Devote maximum attention to each body part for superior training results.
WHAT IT IS
One of the late Joe Weider’s most basic principles, it simply suggests training different body parts on different days—for example, chest and triceps one day, back and biceps on another. The current trend in fitness is to train the body more holistically instead of individual body parts; the full-body concept has merit, but it’s only one approach.
WHAT IT DOES
Splitting your training up as Joe advised allows you to devote maximum attention to each part of the body and to maintain high intensity. If your goal is to build muscle, this is a great way to train. The split system also works well for those wanting to get leaner, provided a clean diet is maintained.
HOW TO USE IT
Possible training days could include: chest and back; chest and triceps; back and biceps; quads, hamstrings, and calves; only quads; only chest; only back; biceps and triceps. Just be sure to train every major muscle group once before restarting the split. Smaller muscles like calves can be trained more frequently.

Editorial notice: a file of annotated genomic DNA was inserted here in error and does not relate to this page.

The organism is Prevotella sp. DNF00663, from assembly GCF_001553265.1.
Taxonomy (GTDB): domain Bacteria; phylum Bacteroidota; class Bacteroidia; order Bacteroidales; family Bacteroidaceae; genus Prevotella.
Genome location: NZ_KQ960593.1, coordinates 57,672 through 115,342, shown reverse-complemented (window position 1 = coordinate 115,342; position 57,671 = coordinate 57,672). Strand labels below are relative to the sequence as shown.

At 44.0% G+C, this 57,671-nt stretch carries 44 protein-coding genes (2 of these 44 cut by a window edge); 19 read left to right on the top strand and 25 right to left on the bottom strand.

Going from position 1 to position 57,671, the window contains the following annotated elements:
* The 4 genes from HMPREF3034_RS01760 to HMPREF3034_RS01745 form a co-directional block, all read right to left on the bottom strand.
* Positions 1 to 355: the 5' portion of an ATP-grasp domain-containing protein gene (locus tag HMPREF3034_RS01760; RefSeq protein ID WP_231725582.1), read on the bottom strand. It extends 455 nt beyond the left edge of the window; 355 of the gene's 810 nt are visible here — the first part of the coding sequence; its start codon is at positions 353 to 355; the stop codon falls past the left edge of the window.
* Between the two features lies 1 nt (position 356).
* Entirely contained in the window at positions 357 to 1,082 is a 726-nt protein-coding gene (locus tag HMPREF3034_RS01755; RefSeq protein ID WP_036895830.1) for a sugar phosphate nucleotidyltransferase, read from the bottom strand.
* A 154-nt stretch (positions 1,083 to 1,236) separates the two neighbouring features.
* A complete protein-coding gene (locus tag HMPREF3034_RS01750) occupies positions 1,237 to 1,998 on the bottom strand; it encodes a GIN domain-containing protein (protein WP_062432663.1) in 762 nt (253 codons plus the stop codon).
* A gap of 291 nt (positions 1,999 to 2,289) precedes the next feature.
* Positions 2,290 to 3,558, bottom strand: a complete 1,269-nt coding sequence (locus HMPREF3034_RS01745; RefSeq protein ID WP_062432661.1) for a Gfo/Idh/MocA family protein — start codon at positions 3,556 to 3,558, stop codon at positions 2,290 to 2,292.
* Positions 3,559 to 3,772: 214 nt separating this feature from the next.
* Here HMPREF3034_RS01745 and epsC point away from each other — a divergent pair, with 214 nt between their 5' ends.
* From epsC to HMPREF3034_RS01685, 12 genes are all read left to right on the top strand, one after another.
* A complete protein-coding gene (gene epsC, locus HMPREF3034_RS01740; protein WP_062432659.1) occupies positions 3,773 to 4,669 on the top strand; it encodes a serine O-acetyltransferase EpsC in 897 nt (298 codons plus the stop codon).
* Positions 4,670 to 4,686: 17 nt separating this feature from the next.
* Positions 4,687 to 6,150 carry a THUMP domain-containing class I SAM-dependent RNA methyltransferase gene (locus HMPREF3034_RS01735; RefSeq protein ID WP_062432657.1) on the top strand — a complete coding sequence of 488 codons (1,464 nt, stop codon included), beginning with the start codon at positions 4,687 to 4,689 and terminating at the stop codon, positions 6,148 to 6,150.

Upper Body Pump Day
1. Bench presses, dumbbell bench presses, parallel bar dips, or incline bench presses: 8 sets of 10 reps. Pick a weight where you can get about twenty reps before reaching failure. Use this weight for all 8 sets. Take only about two minutes of rest between each set. Once you have been training on the same exercise for a few weeks, change to one of the others.
2. Wide grip chins, bent-over rows, or wide grip lat pulldowns: 8 sets of 10 reps. Use the same technique as the first exercise.
3. Barbell curls or dumbbell curls supersetted with skullcrushers or triceps pushdowns: 5 sets of 10 reps (each exercise). Take each set one or two reps shy of failure. Take about a one-minute rest between each superset.